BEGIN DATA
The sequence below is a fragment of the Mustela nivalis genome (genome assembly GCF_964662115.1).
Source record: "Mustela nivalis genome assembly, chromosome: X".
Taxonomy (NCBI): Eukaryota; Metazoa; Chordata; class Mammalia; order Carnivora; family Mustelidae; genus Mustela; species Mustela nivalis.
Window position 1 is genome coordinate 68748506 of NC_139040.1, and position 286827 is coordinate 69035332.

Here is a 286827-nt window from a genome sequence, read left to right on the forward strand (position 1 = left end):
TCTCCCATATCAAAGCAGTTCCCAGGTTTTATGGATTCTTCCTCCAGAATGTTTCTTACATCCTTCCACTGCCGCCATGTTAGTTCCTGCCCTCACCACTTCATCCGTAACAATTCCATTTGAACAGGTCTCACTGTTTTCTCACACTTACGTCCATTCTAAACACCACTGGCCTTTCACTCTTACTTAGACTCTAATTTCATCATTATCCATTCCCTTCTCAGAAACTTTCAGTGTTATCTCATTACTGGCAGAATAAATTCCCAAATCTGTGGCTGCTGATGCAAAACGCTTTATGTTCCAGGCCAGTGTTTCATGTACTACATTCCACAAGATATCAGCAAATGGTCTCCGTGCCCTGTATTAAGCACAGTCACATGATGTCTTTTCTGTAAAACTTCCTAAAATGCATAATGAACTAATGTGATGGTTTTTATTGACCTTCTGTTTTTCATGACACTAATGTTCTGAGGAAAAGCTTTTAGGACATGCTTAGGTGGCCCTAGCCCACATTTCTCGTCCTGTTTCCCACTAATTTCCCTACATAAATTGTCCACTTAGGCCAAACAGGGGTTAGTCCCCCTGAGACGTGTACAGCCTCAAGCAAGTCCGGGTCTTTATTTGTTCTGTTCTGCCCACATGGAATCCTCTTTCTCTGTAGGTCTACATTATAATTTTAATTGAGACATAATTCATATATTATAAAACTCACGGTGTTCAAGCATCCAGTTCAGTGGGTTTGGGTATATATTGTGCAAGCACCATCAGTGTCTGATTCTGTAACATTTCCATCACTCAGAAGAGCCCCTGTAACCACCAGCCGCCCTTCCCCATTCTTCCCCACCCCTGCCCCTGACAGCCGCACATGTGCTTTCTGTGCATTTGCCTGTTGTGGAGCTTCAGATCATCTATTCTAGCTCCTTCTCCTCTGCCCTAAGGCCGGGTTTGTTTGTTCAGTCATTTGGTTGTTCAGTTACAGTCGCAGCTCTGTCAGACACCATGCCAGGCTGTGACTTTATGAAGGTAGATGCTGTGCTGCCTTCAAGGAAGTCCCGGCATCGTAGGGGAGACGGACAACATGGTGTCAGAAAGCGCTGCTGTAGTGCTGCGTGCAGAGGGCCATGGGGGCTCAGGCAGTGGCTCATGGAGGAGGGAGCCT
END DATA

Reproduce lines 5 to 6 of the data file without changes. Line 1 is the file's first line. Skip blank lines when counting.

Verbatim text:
Here is a 286827-nt window from a genome sequence, read left to right on the forward strand (position 1 = left end):
TCTCCCATATCAAAGCAGTTCCCAGGTTTTATGGATTCTTCCTCCAGAATGTTTCTTACATCCTTCCACTGCCGCCATGTTAGTTCCTGCCCTCACCACTTCATCCGTAACAATTCCATTTGAACAGGTCTCACTGTTTTCTCACACTTACGTCCATTCTAAACACCACTGGCCTTTCACTCTTACTTAGACTCTAATTTCATCATTATCCATTCCCTTCTCAGAAACTTTCAGTGTTATCTCATTACTGGCAGAATAAATTCCCAAATCTGTGGCTGCTGATGCAAAACGCTTTATGTTCCAGGCCAGTGTTTCATGTACTACATTCCACAAGATATCAGCAAATGGTCTCCGTGCCCTGTATTAAGCACAGTCACATGATGTCTTTTCTGTAAAACTTCCTAAAATGCATAATGAACTAATGTGATGGTTTTTATTGACCTTCTGTTTTTCATGACACTAATGTTCTGAGGAAAAGCTTTTAGGACATGCTTAGGTGGCCCTAGCCCACATTTCTCGTCCTGTTTCCCACTAATTTCCCTACATAAATTGTCCACTTAGGCCAAACAGGGGTTAGTCCCCCTGAGACGTGTACAGCCTCAAGCAAGTCCGGGTCTTTATTTGTTCTGTTCTGCCCACATGGAATCCTCTTTCTCTGTAGGTCTACATTATAATTTTAATTGAGACATAATTCATATATTATAAAACTCACGGTGTTCAAGCATCCAGTTCAGTGGGTTTGGGTATATATTGTGCAAGCACCATCAGTGTCTGATTCTGTAACATTTCCATCACTCAGAAGAGCCCCTGTAACCACCAGCCGCCCTTCCCCATTCTTCCCCACCCCTGCCCCTGACAGCCGCACATGTGCTTTCTGTGCATTTGCCTGTTGTGGAGCTTCAGATCATCTATTCTAGCTCCTTCTCCTCTGCCCTAAGGCCGGGTTTGTTTGTTCAGTCATTTGGTTGTTCAGTTACAGTCGCAGCTCTGTCAGACACCATGCCAGGCTGTGACTTTATGAAGGTAGATGCTGTGCTGCCTTCAAGGAAGTCCCGGCATCGTAGGGGAGACGGACAACATGGTGTCAGAAAGCGCTGCTGTAGTGCTGCGTGCAGAGGGCCATGGGGGCTCAGGCAGTGGCTCATGGAGGAGGGAGCCT